The inventory of available homes for sale is affected by not just the level of new construction but a confluence of economic and tax-code factors.

Chris Trapani,owner of realtor Sereno Group, takes a guest turn on Inman's site to weigh in on why there are so few homes on the market--and why this inventory dearth will most likely remain, or get worse.

While many would simply point to the muted pace of construction over the last couple of years, that's only a small part of the overall picture, Trapani writes. His analysis points to a confluence of economic and tax-code factors, including the value disruption that occurred from 2007 to 2010; tax laws around transfers of ownership when one spouse dies; and, paradoxically, today's low interest rates. But the first culprit he tackles is the capital gains exclusion on primary residences:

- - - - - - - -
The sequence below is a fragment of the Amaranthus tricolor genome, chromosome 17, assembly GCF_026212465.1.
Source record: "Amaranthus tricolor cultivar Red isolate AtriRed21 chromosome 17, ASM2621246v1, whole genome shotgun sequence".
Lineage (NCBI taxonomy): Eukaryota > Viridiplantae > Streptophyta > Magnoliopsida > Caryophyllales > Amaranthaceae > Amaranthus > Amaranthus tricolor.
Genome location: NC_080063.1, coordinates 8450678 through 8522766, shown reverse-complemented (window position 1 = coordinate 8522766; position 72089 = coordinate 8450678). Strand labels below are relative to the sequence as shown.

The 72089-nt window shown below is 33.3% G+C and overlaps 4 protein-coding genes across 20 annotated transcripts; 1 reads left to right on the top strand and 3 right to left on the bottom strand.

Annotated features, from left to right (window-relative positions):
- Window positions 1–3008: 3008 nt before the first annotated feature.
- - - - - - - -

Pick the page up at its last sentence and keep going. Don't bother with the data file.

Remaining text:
While the Taxpayer Relief Act eased the home-sale tax burden for millions of homeowners, higher-priced real estate markets experienced an unintended outcome: fewer move-up buyers because their gains on their existing home exceeded the $250K/$500K maximum, thereby creating an unwanted tax burden.

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